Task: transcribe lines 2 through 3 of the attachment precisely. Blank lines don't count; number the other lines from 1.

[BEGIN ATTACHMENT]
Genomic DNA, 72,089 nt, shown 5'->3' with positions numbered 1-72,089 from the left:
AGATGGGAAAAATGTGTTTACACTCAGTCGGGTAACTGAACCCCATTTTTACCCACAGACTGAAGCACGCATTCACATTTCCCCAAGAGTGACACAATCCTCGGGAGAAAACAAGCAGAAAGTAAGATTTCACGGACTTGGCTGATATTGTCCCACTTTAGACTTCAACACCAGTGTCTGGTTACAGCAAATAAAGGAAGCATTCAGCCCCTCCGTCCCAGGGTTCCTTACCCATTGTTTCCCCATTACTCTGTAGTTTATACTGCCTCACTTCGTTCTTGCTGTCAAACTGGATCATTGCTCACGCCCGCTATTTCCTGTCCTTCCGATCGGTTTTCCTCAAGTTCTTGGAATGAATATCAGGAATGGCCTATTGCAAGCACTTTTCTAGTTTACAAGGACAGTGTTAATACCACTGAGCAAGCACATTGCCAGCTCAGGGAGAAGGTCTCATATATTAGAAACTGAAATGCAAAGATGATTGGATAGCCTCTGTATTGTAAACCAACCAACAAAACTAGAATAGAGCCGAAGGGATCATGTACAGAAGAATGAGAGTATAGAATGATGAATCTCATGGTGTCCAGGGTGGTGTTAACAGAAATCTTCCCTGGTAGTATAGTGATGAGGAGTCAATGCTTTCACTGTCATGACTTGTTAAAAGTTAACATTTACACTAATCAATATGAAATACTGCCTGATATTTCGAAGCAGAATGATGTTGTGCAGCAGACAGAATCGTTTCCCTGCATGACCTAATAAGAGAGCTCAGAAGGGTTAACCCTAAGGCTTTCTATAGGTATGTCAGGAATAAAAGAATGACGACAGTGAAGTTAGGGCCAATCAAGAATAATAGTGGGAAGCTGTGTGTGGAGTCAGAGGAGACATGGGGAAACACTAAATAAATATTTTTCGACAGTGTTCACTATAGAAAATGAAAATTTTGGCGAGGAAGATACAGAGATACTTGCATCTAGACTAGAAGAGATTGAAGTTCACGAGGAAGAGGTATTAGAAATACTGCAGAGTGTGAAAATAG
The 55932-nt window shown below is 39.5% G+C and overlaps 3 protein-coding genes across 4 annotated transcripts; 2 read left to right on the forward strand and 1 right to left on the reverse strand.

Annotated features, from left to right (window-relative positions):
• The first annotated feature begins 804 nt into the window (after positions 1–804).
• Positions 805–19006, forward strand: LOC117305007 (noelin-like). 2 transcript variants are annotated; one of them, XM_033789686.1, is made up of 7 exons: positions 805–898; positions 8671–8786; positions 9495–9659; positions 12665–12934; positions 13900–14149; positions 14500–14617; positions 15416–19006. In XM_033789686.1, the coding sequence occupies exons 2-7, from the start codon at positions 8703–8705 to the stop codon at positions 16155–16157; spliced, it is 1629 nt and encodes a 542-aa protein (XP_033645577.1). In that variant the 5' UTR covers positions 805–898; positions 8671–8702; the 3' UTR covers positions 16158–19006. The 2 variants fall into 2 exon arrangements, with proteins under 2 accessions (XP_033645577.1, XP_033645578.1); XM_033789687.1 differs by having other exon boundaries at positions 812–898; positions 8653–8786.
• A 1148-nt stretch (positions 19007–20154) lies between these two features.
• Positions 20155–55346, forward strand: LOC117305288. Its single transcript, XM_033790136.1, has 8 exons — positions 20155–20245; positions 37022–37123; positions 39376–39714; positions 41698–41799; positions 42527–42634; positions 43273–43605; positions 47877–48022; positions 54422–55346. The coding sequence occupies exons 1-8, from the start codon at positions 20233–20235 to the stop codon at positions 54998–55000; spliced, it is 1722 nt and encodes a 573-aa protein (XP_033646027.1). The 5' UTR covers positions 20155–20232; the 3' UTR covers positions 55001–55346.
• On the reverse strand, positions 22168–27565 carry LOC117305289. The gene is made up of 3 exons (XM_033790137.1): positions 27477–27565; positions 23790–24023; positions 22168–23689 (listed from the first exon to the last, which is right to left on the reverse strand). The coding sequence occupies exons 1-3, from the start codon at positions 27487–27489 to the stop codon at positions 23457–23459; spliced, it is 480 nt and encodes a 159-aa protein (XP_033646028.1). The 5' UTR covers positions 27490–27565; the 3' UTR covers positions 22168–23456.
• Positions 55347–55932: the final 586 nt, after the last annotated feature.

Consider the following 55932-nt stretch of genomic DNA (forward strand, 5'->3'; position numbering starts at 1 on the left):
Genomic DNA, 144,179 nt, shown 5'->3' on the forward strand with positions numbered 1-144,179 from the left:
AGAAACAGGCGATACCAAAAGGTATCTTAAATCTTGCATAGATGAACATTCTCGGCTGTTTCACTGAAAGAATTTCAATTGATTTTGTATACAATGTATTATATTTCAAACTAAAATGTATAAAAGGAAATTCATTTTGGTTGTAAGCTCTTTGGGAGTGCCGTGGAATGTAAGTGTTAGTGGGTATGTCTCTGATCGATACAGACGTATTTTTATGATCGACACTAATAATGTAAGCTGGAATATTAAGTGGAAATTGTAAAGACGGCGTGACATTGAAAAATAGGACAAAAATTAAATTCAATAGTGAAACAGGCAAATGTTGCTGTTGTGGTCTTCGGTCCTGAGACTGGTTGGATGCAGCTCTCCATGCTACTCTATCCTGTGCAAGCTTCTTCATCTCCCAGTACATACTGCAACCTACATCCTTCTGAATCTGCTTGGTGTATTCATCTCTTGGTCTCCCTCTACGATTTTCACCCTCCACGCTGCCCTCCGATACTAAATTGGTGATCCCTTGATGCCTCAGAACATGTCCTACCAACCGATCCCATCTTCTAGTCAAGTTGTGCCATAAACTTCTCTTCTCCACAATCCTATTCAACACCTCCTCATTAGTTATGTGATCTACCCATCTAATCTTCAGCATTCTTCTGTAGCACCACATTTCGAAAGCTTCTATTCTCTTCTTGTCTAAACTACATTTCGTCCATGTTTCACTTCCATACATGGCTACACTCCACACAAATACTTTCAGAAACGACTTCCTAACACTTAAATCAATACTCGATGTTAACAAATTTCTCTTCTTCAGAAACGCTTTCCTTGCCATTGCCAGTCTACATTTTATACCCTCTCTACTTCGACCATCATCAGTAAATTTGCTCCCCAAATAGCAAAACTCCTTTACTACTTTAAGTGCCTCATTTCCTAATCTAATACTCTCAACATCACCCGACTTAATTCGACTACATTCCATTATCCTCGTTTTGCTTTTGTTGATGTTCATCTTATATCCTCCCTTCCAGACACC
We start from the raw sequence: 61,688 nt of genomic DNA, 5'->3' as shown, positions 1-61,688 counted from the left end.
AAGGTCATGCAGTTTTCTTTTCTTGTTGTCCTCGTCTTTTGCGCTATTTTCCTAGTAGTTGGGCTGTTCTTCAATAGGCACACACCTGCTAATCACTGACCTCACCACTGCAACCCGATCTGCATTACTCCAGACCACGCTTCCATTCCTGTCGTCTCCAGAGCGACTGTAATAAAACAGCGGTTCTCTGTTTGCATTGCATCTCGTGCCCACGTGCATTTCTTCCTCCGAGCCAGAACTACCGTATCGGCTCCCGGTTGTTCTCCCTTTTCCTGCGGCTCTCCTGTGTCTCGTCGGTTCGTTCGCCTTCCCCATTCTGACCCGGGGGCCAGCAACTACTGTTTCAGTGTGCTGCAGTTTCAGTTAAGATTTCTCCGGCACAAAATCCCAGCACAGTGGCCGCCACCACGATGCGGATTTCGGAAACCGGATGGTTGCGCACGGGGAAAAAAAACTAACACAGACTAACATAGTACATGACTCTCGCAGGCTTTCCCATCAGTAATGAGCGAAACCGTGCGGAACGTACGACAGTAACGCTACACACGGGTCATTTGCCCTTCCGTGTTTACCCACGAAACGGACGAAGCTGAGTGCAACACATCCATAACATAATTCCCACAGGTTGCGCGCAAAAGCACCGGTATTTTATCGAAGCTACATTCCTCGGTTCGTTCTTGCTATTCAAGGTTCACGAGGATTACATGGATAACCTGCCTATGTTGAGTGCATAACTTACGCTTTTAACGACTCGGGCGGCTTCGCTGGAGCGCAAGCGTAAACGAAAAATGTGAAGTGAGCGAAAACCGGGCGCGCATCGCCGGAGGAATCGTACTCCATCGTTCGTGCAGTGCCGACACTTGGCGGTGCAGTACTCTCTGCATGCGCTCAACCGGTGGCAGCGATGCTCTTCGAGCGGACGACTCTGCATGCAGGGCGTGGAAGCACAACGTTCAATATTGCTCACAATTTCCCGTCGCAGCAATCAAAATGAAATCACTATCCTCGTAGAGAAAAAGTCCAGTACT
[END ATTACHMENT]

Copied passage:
AGATGGGAAAAATGTGTTTACACTCAGTCGGGTAACTGAACCCCATTTTTACCCACAGACTGAAGCACGCATTCACATTTCCCCAAGAGTGACACAATCCTCGGGAGAAAACAAGCAGAAAGTAAGATTTCACGGACTTGGCTGATATTGTCCCACTTTAGACTTCAACACCAGTGTCTGGTTACAGCAAATAAAGGAAGCATTCAGCCCCTCCGTCCCAGGGTTCCTTACCCATTGTTTCCCCATTACTCTGTAGTTTATACTGCCTCACTTCGTTCTTGCTGTCAAACTGGATCATTGCTCACGCCCGCTATTTCCTGTCCTTCCGATCGGTTTTCCTCAAGTTCTTGGAATGAATATCAGGAATGGCCTATTGCAAGCACTTTTCTAGTTTACAAGGACAGTGTTAATACCACTGAGCAAGCACATTGCCAGCTCAGGGAGAAGGTCTCATATATTAGAAACTGAAATGCAAAGATGATTGGATAGCCTCTGTATTGTAAACCAACCAACAAAACTAGAATAGAGCCGAAGGGATCATGTACAGAAGAATGAGAGTATAGAATGATGAATCTCATGGTGTCCAGGGTGGTGTTAACAGAAATCTTCCCTGGTAGTATAGTGATGAGGAGTCAATGCTTTCACTGTCATGACTTGTTAAAAGTTAACATTTACACTAATCAATATGAAATACTGCCTGATATTTCGAAGCAGAATGATGTTGTGCAGCAGACAGAATCGTTTCCCTGCATGACCTAATAAGAGAGCTCAGAAGGGTTAACCCTAAGGCTTTCTATAGGTATGTCAGGAATAAAAGAATGACGACAGTGAAGTTAGGGCCAATCAAGAATAATAGTGGGAAGCTGTGTGTGGAGTCAGAGGAGACATGGGGAAACACTAAATAAATATTTTTCGACAGTGTTCACTATAGAAAATGAAAATTTTGGCGAGGAAGATACAGAGATACTTGCATCTAGACTAGAAGAGATTGAAGTTCACGAGGAAGAGGTATTAGAAATACTGCAGAGTGTGAAAATAG
The 55932-nt window shown below is 39.5% G+C and overlaps 3 protein-coding genes across 4 annotated transcripts; 2 read left to right on the forward strand and 1 right to left on the reverse strand.